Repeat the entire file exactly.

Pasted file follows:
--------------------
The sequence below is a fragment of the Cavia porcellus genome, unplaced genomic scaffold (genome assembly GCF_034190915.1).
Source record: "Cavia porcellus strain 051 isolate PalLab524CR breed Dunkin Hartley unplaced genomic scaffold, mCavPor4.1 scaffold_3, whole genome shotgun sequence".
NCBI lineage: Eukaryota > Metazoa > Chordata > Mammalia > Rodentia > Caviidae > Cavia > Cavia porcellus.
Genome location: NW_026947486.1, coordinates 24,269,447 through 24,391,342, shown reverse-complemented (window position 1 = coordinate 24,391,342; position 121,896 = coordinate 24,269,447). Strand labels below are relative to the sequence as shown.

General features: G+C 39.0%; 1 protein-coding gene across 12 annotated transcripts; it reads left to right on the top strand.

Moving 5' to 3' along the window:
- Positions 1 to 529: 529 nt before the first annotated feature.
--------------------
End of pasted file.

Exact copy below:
The sequence below is a fragment of the Cavia porcellus genome, unplaced genomic scaffold (genome assembly GCF_034190915.1).
Source record: "Cavia porcellus strain 051 isolate PalLab524CR breed Dunkin Hartley unplaced genomic scaffold, mCavPor4.1 scaffold_3, whole genome shotgun sequence".
NCBI lineage: Eukaryota > Metazoa > Chordata > Mammalia > Rodentia > Caviidae > Cavia > Cavia porcellus.
Genome location: NW_026947486.1, coordinates 24,269,447 through 24,391,342, shown reverse-complemented (window position 1 = coordinate 24,391,342; position 121,896 = coordinate 24,269,447). Strand labels below are relative to the sequence as shown.

General features: G+C 39.0%; 1 protein-coding gene across 12 annotated transcripts; it reads left to right on the top strand.

Moving 5' to 3' along the window:
- Positions 1 to 529: 529 nt before the first annotated feature.